Weekly Bulletin


Pastor's Blog,

Pastor’s Blog,


O God, who founded all the commands of your

sacred Law upon the love of you and of our neighbor, grant that, by keeping your precepts,

we may merit to attain eternal life.

Through our Lord Jesus Christ, your Son,

who lives and reigns with you in the unity of the Holy Spirit, one God, forever and ever.


     This week’s Gospel is the parable of the vineyard in which Jesus proclaims the last shall be first.  We often personally react to what appears to be injustice: everyone who was chosen throughout the day receives the same pay at the end of it.  Rather than reprint any of the readings, I was struck by the Opening Prayer, now known as The Collect.  Since the New Missal translated many of our prayers to conform to the literal Latin, we also renewed our focus on what distinguishes “Collect” from any other Opening Prayer.

      The General Roman Missal explains, “By an ancient tradition of the Church (spanning over 1500 years ago), the Collect prayer is usually addressed to God the Father, through Christ, in the Holy Spirit and is concluded with a Trinitarian ending, or longer ending in (specific ways).   While we have begun our liturgy with music, the sign of the Cross, the Penitential Rite, and various announcements and welcomes, the Collect focuses not as much on ourselves but toward God.   As Jeremy Driscoll wrote in “What Happens at Mass”, “Of course, we have been praying from the start, so this invitation means to signal a shift of levels, prayer with a different kind of attention, (that) effectively places us all together in one succinctly expressed address to God…”  (p. 27)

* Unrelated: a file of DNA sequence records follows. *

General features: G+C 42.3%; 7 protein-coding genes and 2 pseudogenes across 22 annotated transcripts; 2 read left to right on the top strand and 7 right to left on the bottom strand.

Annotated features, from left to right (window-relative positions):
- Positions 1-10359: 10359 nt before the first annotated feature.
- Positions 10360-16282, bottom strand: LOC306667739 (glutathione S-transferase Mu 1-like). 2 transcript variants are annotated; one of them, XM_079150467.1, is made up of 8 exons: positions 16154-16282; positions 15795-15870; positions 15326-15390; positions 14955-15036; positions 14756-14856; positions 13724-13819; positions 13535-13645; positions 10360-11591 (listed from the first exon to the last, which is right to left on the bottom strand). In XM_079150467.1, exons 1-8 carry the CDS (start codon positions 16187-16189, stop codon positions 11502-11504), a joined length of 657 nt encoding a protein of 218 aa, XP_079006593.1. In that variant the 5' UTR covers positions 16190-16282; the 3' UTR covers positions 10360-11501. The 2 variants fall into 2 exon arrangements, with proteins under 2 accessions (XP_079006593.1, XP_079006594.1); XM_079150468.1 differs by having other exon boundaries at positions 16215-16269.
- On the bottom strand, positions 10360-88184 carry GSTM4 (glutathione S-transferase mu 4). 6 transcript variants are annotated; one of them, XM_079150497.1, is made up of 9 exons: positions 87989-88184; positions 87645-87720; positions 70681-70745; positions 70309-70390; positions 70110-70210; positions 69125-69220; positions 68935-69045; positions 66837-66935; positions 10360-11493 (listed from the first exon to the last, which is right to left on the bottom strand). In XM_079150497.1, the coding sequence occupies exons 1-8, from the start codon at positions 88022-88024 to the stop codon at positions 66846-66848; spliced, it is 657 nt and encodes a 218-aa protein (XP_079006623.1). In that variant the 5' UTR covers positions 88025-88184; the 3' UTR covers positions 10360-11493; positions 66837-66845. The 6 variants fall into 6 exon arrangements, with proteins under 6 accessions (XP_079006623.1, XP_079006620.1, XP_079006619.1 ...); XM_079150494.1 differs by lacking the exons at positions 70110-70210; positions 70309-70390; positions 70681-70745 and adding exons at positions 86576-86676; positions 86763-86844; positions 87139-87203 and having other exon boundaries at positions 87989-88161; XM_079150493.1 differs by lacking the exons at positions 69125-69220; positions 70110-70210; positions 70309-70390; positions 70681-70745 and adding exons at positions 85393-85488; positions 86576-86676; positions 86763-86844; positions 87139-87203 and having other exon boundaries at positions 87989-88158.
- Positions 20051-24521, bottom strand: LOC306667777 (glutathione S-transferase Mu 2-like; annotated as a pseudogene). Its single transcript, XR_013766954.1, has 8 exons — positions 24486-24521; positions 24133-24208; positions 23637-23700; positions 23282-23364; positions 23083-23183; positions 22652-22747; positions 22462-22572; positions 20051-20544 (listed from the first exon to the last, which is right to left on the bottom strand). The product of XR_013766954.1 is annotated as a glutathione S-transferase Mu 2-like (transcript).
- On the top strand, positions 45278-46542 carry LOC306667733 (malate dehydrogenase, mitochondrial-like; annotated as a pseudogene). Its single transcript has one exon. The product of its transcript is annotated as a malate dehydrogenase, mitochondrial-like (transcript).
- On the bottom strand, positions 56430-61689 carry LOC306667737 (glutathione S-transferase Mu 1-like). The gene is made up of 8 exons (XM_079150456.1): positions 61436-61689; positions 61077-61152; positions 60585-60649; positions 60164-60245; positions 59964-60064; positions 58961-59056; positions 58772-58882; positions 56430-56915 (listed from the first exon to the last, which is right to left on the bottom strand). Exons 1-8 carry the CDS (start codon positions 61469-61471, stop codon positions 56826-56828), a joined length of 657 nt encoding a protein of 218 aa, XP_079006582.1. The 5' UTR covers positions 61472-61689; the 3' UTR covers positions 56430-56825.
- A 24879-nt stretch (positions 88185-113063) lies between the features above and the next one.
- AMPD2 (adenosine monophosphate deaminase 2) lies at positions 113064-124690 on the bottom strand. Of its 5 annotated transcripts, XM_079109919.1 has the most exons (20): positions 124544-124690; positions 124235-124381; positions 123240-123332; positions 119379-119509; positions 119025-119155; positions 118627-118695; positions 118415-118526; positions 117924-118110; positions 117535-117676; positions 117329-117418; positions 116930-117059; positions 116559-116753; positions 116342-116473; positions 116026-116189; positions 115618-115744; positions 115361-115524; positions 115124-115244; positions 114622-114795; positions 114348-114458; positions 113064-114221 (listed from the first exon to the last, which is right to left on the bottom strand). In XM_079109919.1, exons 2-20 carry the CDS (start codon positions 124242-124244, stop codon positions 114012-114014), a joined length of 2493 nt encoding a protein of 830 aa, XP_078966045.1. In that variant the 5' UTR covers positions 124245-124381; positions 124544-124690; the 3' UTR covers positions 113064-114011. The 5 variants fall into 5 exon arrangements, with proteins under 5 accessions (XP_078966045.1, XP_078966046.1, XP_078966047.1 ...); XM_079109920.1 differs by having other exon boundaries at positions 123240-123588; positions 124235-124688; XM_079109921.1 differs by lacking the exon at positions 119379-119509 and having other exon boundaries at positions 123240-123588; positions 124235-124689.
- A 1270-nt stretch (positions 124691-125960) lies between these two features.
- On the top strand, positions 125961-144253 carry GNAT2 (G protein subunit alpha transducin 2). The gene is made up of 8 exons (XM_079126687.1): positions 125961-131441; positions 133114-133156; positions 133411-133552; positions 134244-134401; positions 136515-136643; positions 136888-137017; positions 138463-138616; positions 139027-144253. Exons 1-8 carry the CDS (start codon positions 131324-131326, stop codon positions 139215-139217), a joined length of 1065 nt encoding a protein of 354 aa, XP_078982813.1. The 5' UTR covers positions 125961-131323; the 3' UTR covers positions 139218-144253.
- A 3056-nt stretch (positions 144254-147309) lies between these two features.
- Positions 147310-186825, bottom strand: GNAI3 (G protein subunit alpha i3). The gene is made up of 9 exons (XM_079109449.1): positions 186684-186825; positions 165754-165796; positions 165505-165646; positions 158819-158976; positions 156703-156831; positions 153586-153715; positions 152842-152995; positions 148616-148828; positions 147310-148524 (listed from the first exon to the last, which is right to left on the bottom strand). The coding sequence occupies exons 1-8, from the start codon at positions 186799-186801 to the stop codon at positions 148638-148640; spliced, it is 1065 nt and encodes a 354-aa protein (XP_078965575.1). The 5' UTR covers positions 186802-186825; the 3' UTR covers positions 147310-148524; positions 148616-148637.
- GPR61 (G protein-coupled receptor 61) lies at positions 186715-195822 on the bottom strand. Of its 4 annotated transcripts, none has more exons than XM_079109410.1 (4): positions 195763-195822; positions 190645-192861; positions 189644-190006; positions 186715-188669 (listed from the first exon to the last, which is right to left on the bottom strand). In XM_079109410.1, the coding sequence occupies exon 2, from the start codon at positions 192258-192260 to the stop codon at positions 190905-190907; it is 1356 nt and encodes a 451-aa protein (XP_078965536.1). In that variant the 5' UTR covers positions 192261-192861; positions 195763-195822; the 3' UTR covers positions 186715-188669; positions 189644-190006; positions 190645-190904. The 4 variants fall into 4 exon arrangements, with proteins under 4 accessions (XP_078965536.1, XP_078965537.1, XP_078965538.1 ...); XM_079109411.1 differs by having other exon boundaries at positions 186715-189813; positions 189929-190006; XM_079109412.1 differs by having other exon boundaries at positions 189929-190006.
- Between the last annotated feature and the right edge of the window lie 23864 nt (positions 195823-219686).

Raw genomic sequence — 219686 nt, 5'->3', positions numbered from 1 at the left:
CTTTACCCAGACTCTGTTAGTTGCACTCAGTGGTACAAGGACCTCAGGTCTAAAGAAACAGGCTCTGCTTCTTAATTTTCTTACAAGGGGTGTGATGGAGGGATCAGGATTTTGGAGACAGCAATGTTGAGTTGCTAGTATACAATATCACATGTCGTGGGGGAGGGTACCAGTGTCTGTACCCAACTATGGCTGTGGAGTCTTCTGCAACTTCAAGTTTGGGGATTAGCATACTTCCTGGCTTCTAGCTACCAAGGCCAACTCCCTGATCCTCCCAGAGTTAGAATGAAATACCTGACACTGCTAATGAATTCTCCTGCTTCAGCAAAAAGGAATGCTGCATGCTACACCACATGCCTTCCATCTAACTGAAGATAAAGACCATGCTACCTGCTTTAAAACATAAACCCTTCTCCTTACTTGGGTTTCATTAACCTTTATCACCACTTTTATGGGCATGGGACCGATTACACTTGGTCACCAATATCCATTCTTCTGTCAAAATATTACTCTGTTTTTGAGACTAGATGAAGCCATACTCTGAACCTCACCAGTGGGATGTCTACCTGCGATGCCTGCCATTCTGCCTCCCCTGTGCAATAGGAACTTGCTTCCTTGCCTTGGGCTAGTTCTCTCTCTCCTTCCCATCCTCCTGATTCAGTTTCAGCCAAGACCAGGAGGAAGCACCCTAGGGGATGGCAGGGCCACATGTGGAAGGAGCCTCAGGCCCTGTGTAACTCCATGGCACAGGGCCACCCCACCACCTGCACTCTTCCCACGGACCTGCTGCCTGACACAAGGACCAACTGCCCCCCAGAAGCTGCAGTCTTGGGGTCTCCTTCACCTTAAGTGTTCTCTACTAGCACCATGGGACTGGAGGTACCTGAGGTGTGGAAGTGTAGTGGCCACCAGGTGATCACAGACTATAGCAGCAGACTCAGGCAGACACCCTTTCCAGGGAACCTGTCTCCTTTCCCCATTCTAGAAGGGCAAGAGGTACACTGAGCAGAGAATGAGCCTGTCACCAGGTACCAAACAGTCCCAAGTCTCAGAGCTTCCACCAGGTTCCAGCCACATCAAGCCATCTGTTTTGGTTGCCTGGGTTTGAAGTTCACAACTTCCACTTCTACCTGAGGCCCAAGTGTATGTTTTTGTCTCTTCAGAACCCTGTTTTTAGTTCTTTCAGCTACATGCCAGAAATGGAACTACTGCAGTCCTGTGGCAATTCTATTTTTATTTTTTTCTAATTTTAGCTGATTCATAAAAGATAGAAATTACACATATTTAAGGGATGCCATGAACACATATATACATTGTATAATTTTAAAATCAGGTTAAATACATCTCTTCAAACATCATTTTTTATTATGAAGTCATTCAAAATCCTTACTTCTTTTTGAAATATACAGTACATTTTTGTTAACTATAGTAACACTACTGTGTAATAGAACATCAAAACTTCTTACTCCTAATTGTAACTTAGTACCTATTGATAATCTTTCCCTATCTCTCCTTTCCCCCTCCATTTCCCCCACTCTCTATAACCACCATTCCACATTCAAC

In the world of political unrest, societal tension, wildfires, hurricanes, and the pandemic, we find ourselves yearning for beyond what we once considered normal and into a new understanding of who we are as Children of God.  The ‘Collect’ struck me this week because we pray that by keeping the precepts, following the rules, we are capable of meriting eternal life.  Our motivation is the sacred Law: the commandment to love God and our neighbor. 

     Our world and our perception of it, is signaling its own shift which requires a different kind of attention.  Let us root our response in Good so that we can branch forth into the Lord’s vineyard.  Let our love of neighbor keep us from resenting each other, especially those who may enter in at different times.  May all our actions glorify God by what we say and do.

“Through Him, with Him and in Him, in the unity of the Holy Spirit, all glory and honor is yours, almighty Father, forever and ever.”


Fr. George

                                        Fr. George

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September 20, 2020

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St. John the Baptist